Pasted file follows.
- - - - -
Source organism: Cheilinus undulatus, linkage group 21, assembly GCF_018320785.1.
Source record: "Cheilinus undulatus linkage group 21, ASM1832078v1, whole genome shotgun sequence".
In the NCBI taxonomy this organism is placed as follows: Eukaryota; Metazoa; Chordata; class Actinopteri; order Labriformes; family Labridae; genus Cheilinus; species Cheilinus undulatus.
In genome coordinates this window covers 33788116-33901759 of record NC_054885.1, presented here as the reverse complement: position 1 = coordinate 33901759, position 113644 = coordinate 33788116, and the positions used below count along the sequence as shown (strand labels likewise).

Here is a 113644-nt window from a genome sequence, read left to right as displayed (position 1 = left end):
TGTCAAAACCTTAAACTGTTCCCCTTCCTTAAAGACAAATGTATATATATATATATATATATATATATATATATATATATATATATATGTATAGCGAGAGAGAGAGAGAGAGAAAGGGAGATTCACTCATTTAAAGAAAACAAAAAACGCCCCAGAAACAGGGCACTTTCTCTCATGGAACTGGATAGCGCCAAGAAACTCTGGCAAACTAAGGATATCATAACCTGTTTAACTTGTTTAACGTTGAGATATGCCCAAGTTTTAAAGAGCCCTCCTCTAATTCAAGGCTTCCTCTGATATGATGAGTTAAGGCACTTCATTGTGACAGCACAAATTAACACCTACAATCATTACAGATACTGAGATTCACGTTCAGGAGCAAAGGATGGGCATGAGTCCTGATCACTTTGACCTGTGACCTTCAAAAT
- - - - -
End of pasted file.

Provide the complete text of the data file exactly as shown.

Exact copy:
Source organism: Cheilinus undulatus, linkage group 21, assembly GCF_018320785.1.
Source record: "Cheilinus undulatus linkage group 21, ASM1832078v1, whole genome shotgun sequence".
In the NCBI taxonomy this organism is placed as follows: Eukaryota; Metazoa; Chordata; class Actinopteri; order Labriformes; family Labridae; genus Cheilinus; species Cheilinus undulatus.
In genome coordinates this window covers 33788116-33901759 of record NC_054885.1, presented here as the reverse complement: position 1 = coordinate 33901759, position 113644 = coordinate 33788116, and the positions used below count along the sequence as shown (strand labels likewise).

Here is a 113644-nt window from a genome sequence, read left to right as displayed (position 1 = left end):
TGTCAAAACCTTAAACTGTTCCCCTTCCTTAAAGACAAATGTATATATATATATATATATATATATATATATATATATATATATATATGTATAGCGAGAGAGAGAGAGAGAGAAAGGGAGATTCACTCATTTAAAGAAAACAAAAAACGCCCCAGAAACAGGGCACTTTCTCTCATGGAACTGGATAGCGCCAAGAAACTCTGGCAAACTAAGGATATCATAACCTGTTTAACTTGTTTAACGTTGAGATATGCCCAAGTTTTAAAGAGCCCTCCTCTAATTCAAGGCTTCCTCTGATATGATGAGTTAAGGCACTTCATTGTGACAGCACAAATTAACACCTACAATCATTACAGATACTGAGATTCACGTTCAGGAGCAAAGGATGGGCATGAGTCCTGATCACTTTGACCTGTGACCTTCAAAAT